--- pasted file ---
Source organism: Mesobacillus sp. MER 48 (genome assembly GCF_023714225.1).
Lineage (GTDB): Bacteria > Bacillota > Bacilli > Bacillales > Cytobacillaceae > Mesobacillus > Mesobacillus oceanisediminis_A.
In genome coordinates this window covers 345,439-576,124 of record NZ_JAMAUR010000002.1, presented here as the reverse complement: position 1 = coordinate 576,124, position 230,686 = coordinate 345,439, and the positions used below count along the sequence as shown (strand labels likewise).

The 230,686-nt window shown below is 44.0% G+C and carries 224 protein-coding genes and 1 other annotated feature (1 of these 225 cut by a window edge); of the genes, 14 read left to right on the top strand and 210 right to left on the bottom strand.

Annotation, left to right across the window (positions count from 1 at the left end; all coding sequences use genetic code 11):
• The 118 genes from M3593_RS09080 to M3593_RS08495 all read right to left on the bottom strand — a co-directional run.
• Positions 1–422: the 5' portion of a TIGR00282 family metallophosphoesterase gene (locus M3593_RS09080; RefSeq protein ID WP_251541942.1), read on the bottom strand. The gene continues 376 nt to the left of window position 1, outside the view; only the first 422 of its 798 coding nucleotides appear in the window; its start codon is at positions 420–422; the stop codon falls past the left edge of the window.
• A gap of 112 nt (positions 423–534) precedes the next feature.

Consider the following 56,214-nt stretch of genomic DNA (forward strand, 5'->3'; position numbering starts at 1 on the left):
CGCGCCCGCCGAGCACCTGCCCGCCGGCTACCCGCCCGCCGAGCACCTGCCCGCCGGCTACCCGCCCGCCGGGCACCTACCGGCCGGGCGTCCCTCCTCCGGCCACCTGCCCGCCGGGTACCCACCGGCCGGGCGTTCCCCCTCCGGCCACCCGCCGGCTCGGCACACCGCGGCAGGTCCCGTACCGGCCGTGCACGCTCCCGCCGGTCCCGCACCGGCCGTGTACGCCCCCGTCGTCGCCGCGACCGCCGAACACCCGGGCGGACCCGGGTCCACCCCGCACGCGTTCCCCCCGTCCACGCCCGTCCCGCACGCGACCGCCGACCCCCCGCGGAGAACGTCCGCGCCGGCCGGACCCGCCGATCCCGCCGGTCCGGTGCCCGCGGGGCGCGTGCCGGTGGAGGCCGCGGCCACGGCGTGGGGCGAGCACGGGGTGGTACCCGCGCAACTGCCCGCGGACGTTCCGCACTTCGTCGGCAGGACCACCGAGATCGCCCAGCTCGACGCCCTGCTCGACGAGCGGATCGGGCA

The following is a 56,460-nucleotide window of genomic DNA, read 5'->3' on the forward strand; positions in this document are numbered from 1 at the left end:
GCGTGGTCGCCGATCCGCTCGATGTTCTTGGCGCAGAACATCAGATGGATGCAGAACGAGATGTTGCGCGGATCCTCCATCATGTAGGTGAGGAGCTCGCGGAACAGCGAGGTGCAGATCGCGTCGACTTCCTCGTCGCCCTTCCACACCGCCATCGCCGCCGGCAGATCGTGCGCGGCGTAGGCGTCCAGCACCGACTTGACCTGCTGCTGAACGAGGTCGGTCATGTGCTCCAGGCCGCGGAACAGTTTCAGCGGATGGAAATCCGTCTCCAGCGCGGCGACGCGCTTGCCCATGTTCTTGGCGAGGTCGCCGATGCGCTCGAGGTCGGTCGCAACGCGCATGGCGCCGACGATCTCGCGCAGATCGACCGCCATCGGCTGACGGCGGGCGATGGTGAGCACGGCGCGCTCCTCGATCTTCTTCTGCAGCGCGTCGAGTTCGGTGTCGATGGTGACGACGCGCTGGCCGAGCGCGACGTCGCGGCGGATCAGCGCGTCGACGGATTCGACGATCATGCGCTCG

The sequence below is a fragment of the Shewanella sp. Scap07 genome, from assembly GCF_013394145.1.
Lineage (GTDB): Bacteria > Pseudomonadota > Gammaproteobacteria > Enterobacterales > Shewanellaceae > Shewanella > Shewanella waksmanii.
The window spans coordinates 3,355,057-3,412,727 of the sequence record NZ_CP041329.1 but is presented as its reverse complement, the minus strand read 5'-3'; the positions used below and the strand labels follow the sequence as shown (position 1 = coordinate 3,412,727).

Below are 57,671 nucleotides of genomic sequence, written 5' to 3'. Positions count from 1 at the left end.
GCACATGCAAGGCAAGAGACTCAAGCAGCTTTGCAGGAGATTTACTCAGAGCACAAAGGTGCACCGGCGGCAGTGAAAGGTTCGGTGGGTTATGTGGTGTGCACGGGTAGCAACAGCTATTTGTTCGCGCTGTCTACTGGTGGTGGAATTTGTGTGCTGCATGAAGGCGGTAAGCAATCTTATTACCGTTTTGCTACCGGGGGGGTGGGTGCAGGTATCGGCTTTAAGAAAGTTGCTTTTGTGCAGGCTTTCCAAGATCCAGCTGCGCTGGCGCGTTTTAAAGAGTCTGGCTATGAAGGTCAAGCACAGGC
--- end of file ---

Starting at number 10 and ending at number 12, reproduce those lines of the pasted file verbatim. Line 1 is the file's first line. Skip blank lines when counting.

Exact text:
CGCGCCCGCCGAGCACCTGCCCGCCGGCTACCCGCCCGCCGAGCACCTGCCCGCCGGCTACCCGCCCGCCGGGCACCTACCGGCCGGGCGTCCCTCCTCCGGCCACCTGCCCGCCGGGTACCCACCGGCCGGGCGTTCCCCCTCCGGCCACCCGCCGGCTCGGCACACCGCGGCAGGTCCCGTACCGGCCGTGCACGCTCCCGCCGGTCCCGCACCGGCCGTGTACGCCCCCGTCGTCGCCGCGACCGCCGAACACCCGGGCGGACCCGGGTCCACCCCGCACGCGTTCCCCCCGTCCACGCCCGTCCCGCACGCGACCGCCGACCCCCCGCGGAGAACGTCCGCGCCGGCCGGACCCGCCGATCCCGCCGGTCCGGTGCCCGCGGGGCGCGTGCCGGTGGAGGCCGCGGCCACGGCGTGGGGCGAGCACGGGGTGGTACCCGCGCAACTGCCCGCGGACGTTCCGCACTTCGTCGGCAGGACCACCGAGATCGCCCAGCTCGACGCCCTGCTCGACGAGCGGATCGGGCA

The following is a 56,460-nucleotide window of genomic DNA, read 5'->3' on the forward strand; positions in this document are numbered from 1 at the left end:
GCGTGGTCGCCGATCCGCTCGATGTTCTTGGCGCAGAACATCAGATGGATGCAGAACGAGATGTTGCGCGGATCCTCCATCATGTAGGTGAGGAGCTCGCGGAACAGCGAGGTGCAGATCGCGTCGACTTCCTCGTCGCCCTTCCACACCGCCATCGCCGCCGGCAGATCGTGCGCGGCGTAGGCGTCCAGCACCGACTTGACCTGCTGCTGAACGAGGTCGGTCATGTGCTCCAGGCCGCGGAACAGTTTCAGCGGATGGAAATCCGTCTCCAGCGCGGCGACGCGCTTGCCCATGTTCTTGGCGAGGTCGCCGATGCGCTCGAGGTCGGTCGCAACGCGCATGGCGCCGACGATCTCGCGCAGATCGACCGCCATCGGCTGACGGCGGGCGATGGTGAGCACGGCGCGCTCCTCGATCTTCTTCTGCAGCGCGTCGAGTTCGGTGTCGATGGTGACGACGCGCTGGCCGAGCGCGACGTCGCGGCGGATCAGCGCGTCGACGGATTCGACGATCATGCGCTCG